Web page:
# 8
Gaudin, Damien • Cimarelli, Corrado
Abstract: Series of experiments to assess the role of pressure, mass of particles, and grain size distribution in the generation of charges and discharges during shock-tube experiments. Experiments have been achieved between 2017 and 2018 in the facilities of Department of Earth and Environmental Sciences - LMU München.This dataset contains:- an excel spreadsheet summarizing the 63 experiments in the database with their main characteristics- a pdf file for each experiment, with the waveforms of the main instruments used in the experiment (Pressure sensors and Faraday cage) as well as ellaborated data (total amount of charges and discharges, discharge size distribution.
Description of the raw file for each experiment (in CSV format). After the header, the columns display respectively: (1) the time [s](2) the static pressure within the autoclave [MPa](3) the voltage across the Faraday cage [V] on a low-sensitivity channel of the datalogger(4) the voltage across the Faraday cage [V] on a high-sensitivity channel of the datalogger that might saturate in some cases(5) the voltage across the lower antenna [V] as described in Cimarelli et al., 2014 (for some experiments only, otherwise the signal remains close to 0)(6) the voltage across the upper antenna [V] as described in Cimarelli et al., 2014 (for some experiments only, otherwise the signal remains close to 0)(7) the dynamic pressure at the exit of the nozzle [MPa](8) the trigger signal generated by the datalogger [V]
# 9
Corbi, Fabio • Xu, Wenbin • Rivalta, Eleonora • Jonsson, Sigurjon
Abstract: This dataset is supplementary material to the article by Xu et al. (2016) ‘Graben formation and dike arrest during the 2009 Harrat Lunayyir dike intrusion in Saudi Arabia: Insights from InSAR, stress calculations and analog experiments’. The Authors described the spatial and temporal effects of a propagating dike on crustal deformation, including the interaction with faulting, using a multidisciplinary approach. This supplementary material concerns the analog modelling part only. For a detailed description of the experimental procedure, set-up and materials used, please refer to the article of Xu et al. (2016; paragraph 5). The data available in this supplementary publication are: - A folder (2019-003_Corbi-et-al_Fig6.zip) containing: 1. top-view pictures (e.g. ‘lunayyr1_0025.JPG’) and displacement data obtained with MatPiv (e.g. ‘uun25.mat’ and ‘uvn25.mat’; dike parallel and orthogonal components; respectively) shown in figure 6 of Xu et al 2016. 2. a Matlab script (‘fig6_a_h.m’) that allows reproducing the same figure setup as in figure 6 panels a-h of Xu et al 2016. The thick red line highlights dike position. The background shading refers to dike orthogonal displacement. - A folder (2019-003_Corbi-et-al_PIV_data.zip) containing: 1. surface deformation data obtained with MatPiv. Each file (‘vel_fine_piv#.mat’) contains 4 elements (x, y, u, v) representing the coordinates and horizontal and vertical component of incremental velocity field organized in a 143 x 215 matrix; 2. the run_movie.m Matlab script. Running it the user can visualize the space-time evolution of cumulative surface displacement. The background shading refers to dike orthogonal component of displacement. The thick red line highlights dike position. - A folder (2019-003_Corbi-et-al_pictures.zip) containing the whole set of pictures from the experiment shown in Xu et al., 2016. - A movie (2019-003_Corbi-et-al_graben formation.mp4) obtained using the whole set of pictures (96 photos). The thick red line highlights dike position. The amount of dike opening is reported as header. - A movie (2019-003_Corbi-et-al_cum_displacement.mp4) showing the space-time evolution of cumulative surface displacement, where the background shading refers to dike orthogonal component of displacement. The thick red line highlights dike position.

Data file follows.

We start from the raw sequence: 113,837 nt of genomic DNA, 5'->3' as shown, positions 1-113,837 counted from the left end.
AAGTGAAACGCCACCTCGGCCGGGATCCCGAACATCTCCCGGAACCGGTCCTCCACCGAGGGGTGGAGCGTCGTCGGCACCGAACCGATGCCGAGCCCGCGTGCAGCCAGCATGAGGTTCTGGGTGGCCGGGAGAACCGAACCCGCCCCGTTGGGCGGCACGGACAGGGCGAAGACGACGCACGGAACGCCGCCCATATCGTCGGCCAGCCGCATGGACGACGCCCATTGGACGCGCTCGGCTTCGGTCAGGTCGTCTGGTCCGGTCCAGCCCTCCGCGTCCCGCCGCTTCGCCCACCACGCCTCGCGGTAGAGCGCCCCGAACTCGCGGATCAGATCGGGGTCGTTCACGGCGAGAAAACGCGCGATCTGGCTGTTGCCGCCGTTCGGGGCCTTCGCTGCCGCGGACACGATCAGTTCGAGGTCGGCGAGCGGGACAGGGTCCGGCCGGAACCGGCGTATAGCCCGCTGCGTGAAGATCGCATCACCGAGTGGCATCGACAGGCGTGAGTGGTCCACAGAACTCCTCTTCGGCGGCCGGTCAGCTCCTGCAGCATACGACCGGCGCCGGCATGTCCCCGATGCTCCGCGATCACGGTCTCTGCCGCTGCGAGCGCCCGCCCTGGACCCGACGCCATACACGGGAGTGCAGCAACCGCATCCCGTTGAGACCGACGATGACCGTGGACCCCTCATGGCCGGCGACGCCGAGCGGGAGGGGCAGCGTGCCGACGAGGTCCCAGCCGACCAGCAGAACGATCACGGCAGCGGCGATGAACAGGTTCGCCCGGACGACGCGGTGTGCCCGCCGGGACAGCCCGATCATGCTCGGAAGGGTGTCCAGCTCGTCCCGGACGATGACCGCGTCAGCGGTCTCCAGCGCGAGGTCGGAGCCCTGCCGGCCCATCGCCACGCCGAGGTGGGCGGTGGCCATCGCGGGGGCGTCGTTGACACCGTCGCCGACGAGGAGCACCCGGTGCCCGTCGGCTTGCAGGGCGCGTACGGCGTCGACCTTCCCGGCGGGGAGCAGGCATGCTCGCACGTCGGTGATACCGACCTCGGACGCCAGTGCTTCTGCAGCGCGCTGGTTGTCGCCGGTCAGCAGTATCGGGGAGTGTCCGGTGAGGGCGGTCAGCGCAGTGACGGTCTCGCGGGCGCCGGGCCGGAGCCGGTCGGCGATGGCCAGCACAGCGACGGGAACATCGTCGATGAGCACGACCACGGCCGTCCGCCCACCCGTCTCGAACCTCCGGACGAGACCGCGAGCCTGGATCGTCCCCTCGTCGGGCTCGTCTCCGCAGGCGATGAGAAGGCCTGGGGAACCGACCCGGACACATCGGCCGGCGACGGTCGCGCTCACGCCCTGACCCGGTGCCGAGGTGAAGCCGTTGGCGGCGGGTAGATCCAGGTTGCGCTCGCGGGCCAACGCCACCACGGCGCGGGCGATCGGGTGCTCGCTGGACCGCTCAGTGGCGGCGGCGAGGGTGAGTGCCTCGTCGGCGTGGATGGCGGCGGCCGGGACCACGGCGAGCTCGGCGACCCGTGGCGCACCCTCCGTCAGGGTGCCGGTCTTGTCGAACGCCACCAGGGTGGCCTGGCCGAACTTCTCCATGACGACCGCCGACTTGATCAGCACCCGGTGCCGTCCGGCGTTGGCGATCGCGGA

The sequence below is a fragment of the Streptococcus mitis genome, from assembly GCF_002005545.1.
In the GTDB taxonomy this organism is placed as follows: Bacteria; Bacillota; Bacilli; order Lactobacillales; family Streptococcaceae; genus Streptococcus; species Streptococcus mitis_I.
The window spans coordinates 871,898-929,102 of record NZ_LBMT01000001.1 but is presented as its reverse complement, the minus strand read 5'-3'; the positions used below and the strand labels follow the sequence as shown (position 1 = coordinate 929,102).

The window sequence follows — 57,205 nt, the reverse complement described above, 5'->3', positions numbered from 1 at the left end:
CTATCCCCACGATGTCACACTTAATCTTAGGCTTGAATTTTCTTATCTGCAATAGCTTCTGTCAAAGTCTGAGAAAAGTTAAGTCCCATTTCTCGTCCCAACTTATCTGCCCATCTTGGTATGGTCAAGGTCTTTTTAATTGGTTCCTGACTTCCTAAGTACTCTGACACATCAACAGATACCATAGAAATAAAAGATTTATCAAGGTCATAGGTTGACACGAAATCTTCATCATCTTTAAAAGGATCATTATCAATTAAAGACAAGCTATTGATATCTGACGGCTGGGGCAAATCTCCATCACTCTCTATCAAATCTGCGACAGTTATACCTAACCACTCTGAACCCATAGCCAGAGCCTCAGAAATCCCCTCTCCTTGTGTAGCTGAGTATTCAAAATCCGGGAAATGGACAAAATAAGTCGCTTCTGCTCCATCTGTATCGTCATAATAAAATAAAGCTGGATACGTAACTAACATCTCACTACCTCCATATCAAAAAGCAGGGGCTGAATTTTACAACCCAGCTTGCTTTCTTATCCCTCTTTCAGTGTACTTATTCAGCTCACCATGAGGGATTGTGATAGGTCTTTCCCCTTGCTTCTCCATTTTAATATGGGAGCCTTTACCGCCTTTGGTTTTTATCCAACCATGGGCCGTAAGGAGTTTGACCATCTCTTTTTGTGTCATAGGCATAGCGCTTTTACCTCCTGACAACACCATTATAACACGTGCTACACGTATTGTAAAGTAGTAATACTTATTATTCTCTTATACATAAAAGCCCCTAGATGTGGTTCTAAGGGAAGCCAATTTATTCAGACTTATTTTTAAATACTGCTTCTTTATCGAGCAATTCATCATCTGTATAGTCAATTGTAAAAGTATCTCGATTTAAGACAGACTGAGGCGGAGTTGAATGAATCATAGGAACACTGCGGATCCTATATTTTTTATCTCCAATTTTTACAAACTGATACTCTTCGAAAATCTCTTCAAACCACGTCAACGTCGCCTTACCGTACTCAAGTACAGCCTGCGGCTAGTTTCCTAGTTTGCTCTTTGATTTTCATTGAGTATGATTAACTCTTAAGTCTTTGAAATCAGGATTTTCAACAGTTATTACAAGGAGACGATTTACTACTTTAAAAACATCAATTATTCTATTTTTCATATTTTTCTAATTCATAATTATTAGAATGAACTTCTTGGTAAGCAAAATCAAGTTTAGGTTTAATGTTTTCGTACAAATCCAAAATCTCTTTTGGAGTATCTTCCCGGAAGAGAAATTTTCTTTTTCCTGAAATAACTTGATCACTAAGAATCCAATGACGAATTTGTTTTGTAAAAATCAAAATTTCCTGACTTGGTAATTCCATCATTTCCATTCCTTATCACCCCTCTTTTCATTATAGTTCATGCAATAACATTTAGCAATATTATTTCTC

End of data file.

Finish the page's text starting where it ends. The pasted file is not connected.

# 10
Rosenau, Matthias • Pohlenz, Andre • Kemnitz, Helga • Warsitzka, Michael
Abstract: This dataset provides friction data from ring-shear tests (RST) for a quartz sand (type “G23”). This material is used in various types of analogue experiments in the Helmholtz Laboratory for Tectonic Modelling (HelTec) at the GFZ German Research Centre for Geosciences in Potsdam for simulating brittle rocks in the upper crust (e,g. Kenkmann et al., 2007; Contardo et al., 2011; Reiter et al., 2011;Warsitzka et al., 2013; Santimano,et al., 2015; Warsitzka et al., 2015; Ritter et al., 2016; 2018 a,b). The material has been characterized by means of internal friction coefficients µ and cohesions C. According to our analysis the material shows a Mohr-Coulomb behaviour characterized by a linear failure envelope and peak, dynamic and reactivation friction coefficients of µP = 0.73, µD = 0.57 and µR = 0.65, respectively. Cohesions C are in the order of 10 – 120 Pa. The material shows a minor rate-weakening of <1% per ten-fold change in shear velocity v. Further information about materical characteristics, measurement procedures, sample preparation, the RST (Ring-shear test) and VST (Velocity stepping test) procedure, as well as the analysed method is proviced in the data description file. The list of files explains the file and folder structure of the data set.
spinning wheel Loading next page